Of course release plans have not been finalized by a long stretch yet but it is looking more and more like we’re going to do an early release of the game on Steam. In any case I will post many more details about that in an upcoming update!
The game runs on the Unity engine. I feel very lucky that I started using Unity when it took a turn towards better visual fidelity. I had heard of the engine before and was very far from convinced (based on the quite outdated visuals). But within two years it became an excellent engine capable of outputting AAA graphics.
I love the simplicity of development; it’s mostly based on individual components/scripts which is (in my opinion) a very flexible approach. I know hard-core coders usually prefer C++ but I’m primarily an artist (although I do have experience coding tools using Python). So I learned C# in order to code in Unity and I never looked back. Unity is not perfect of course (no engine is) but in my opinion it’s getting freaking close! I believe the thing that still hinders Unity is based on the fact that it’s not quite yet used by many AAA studios. But as things evolve I think it will continue improving and add features that are really useful for larger, more technically demanding games.
One such feature I’m waiting for is a robust way to manipulate multiple scenes at once, which would be useful for games like Ghost of a Tale which rely on streaming parts of the world to keep things smooth.
Monday - July 06, 2015
Ghost of a Tale - NPC and Dialog System
In this update for Ghost of a Tale, Seith talks about interaction with NPCs and the dialog system.
Hello everyone! After having developed the game’s quest system I’m now mostly done with the dialog system; the interface which lets you communicate with the game’s Non-Playable-Characters. Such an example of NPC is Kerold, an old inmate in the bowels of Dwindling Height’s prison (don’t mind him, he’s a bit mad).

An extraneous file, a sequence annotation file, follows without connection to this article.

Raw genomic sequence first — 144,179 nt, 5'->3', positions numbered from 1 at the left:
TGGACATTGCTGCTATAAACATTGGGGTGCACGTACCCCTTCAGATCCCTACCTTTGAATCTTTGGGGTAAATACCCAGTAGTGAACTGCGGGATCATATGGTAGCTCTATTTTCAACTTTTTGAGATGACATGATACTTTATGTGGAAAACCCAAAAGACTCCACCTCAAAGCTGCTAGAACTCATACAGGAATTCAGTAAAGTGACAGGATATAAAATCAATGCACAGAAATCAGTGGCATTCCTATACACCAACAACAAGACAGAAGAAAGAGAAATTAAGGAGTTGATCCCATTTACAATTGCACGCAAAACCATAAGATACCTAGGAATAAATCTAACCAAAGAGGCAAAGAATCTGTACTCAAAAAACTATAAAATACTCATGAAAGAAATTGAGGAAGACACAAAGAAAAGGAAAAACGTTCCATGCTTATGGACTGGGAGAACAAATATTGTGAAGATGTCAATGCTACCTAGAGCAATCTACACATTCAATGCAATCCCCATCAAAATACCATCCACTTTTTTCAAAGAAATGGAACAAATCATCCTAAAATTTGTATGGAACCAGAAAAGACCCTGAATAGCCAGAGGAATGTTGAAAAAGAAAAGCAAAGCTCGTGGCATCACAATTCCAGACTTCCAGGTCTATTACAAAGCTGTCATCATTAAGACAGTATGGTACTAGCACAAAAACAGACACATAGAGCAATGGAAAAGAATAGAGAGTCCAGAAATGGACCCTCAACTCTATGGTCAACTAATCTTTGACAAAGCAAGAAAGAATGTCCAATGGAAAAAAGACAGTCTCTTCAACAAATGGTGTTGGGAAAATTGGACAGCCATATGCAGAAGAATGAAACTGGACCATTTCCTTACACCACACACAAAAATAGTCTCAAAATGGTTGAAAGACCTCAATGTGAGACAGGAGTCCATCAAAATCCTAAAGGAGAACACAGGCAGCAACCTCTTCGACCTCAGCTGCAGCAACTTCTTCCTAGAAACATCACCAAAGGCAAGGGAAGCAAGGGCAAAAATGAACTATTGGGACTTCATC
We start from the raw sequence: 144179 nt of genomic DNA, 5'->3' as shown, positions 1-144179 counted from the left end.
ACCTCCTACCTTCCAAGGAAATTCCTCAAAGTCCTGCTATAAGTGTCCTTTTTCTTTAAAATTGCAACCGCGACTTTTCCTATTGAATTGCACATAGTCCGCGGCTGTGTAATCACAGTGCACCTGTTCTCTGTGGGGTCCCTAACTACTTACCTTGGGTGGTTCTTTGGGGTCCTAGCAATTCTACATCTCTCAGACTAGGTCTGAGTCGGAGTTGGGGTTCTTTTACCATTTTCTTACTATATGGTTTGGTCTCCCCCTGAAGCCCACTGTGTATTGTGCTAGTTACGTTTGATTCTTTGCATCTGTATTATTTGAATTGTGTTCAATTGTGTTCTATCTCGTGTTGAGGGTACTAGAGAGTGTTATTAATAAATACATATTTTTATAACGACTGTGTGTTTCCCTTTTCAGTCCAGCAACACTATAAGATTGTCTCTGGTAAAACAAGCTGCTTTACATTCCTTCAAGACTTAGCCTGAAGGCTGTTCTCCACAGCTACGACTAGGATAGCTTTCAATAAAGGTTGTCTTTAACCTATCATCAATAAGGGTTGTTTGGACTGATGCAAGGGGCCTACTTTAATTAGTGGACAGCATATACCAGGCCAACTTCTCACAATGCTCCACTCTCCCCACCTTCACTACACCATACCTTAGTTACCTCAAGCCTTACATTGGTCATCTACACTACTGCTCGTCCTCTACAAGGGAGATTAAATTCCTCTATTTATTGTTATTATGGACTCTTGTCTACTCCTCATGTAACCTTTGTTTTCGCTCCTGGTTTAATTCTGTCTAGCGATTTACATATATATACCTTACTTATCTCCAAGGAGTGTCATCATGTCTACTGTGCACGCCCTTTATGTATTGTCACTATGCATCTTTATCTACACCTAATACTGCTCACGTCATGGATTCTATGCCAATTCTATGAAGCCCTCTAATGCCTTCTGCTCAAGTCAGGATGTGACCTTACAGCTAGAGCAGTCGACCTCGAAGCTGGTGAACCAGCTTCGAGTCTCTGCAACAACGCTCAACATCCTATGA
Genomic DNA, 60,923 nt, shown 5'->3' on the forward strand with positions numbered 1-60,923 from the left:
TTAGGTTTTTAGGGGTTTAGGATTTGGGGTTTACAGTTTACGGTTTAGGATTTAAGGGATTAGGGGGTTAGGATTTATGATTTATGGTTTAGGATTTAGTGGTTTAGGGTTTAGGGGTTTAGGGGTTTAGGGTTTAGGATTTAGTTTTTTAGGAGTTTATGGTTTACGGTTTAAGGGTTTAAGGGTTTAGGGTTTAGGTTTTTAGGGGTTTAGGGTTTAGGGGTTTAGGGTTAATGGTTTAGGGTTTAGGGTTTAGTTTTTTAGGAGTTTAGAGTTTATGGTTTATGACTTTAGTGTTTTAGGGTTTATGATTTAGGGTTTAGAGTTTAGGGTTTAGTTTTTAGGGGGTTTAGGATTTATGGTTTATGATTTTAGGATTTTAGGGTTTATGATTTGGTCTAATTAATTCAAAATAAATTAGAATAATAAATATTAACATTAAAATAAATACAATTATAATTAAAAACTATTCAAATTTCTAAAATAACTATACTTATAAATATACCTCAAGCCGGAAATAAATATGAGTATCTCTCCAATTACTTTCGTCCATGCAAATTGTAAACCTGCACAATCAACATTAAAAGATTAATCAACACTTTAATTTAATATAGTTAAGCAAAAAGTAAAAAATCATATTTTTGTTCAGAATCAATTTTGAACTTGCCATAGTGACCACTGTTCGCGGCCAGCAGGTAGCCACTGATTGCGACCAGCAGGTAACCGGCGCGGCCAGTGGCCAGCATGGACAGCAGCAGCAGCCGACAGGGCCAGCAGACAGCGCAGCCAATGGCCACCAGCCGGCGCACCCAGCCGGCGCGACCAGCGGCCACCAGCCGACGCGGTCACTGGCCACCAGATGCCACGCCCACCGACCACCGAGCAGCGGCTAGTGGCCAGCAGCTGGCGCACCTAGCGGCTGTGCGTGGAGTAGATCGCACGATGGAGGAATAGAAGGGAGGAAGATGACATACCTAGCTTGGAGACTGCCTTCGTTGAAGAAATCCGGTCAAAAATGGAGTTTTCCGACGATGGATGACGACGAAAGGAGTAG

The dialog system of course deals with displaying the NPC’s dialog on screen (as there are no voiceovers in the game). Text is supported by a 2D portrait of the character’s expressions and sound effects. It’s a pretty tried-and-true approach which works quite nicely in the game.
But the dialog system also has to fulfill many other functions. In fact it can get pretty tricky to manage in the long run and it’s very important to make it modular and simple enough to maintain and/or expand.
NPCs can greet you with several different lines depending on the current situation. But through dialog they must also be able to interact with the game’s quest system I mentioned at the beginning.
They can query the state of some quests or tasks (quests are made of a certain number of tasks), they can start a new quest, trigger the completion of some others, check if Tilo has some items in his possession, or even give him some items, accomplish an action, etc…
At the heart of the dialog system lies a test-machine parsing many different conditions and displaying dialog nodes depending on the results. Dialog nodes are only revealed if their conditions are fulfilled and some nodes should only be displayed once and never again. The system needs to keep track of all this information and it is obviously crucial that everything stays synchronized!Paul and I have spent a LOT of time talking about finding the “voice” of the characters and Paul has already written quite a few spiffy dialogs. So I have to say that adding at last this level of interaction to the game feels great…
Wednesday - June 24, 2015
Ghost of a Tale - Fire Update
In an update on the Ghost of a Tale site, Seith informs us that he added interaction with fire to the game.
Hello and welcome to a new Ghost of a Tale update! I have recently implemented fire interaction in the game. It’s something I was thinking of for a while but hadn’t come to work on yet.